Vallecito residents, hardest hit by the Missionary Ridge Fire, have said they want to be positive and not dwell on the fire. Some, like Bob Davis and Bob Croll, owners of adjacent businesses at the north end of the lake, have taken matters into their own hands and arranged for seeding on their properties.
Others have organized a community potluck planned for Saturday in honor of firefighters and others who helped fight the fire. David McGinnis, a longtime resident, has spent $4,000 having Missionary Ridge Fire patches made to send to firefighters along with a letter of thanks and a brochure in hopes they’ll remember the area fondly and return to vacation.
Business people also are cooperating to advertise the area and to lobby local, state and federal officials for help.
But they say they can only help themselves up to a point and that they desperately need help.
Some in the room complained that federal aid appears to be an illusion. They told stories of being passed from the Federal Emergency Management Agency to the Small Business Administration to the Internal Revenue Service to other agencies, but they received no help.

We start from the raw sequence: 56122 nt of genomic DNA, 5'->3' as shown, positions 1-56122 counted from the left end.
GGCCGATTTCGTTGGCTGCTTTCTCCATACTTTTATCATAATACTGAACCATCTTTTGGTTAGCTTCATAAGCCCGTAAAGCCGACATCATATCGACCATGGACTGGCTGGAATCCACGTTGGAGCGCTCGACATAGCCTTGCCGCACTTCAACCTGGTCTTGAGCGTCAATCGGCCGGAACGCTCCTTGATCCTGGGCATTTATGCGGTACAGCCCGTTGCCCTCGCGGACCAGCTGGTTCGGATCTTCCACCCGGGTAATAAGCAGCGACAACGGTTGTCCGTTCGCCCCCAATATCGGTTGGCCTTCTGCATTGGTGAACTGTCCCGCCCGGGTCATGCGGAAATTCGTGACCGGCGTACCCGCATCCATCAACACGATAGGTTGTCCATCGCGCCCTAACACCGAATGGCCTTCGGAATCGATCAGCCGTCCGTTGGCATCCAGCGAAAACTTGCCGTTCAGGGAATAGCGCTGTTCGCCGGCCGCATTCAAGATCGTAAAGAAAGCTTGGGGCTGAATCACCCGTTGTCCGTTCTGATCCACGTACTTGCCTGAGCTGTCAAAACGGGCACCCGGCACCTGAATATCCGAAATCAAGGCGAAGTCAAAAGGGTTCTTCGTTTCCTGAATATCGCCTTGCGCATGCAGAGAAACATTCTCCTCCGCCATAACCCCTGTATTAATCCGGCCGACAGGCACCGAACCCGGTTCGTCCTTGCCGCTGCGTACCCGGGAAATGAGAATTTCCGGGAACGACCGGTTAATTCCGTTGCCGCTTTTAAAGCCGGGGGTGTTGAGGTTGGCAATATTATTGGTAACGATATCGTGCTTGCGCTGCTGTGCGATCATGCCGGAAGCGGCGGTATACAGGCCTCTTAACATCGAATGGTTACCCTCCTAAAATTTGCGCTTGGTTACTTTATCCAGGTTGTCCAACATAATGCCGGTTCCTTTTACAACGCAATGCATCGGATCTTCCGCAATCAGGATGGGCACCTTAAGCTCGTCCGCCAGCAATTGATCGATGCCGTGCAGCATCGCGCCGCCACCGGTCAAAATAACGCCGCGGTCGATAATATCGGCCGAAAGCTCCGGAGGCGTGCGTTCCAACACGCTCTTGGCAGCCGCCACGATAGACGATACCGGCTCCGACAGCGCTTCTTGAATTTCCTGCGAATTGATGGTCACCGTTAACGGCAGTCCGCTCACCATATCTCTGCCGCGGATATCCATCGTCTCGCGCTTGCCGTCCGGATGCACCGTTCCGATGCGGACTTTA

"Everyone seems concerned about Durango, but what about Vallecito?" asked Doug Allen, who owns Eagle’s Nest Cabins and Homes. "Nowhere has it had a more serious impact than Vallecito. We lose the summer and we lose an entire year’s income."
Ed McMillan, president of the Bank of Durango, said Vallecito is important to La Plata County’s economy.
"This Vallecito Lake area produces enormous tax revenue for La Plata County every summer, and from time to time it appears as though these people are overlooked."
On June 1 – nine days before the fire – Allen said 90 percent of his cabins were occupied for the season.
"They have almost all canceled," he said. "We’re not really getting any federal government help here. Remember when Chrsyler got bailed out? We’re looking for something for the little guy."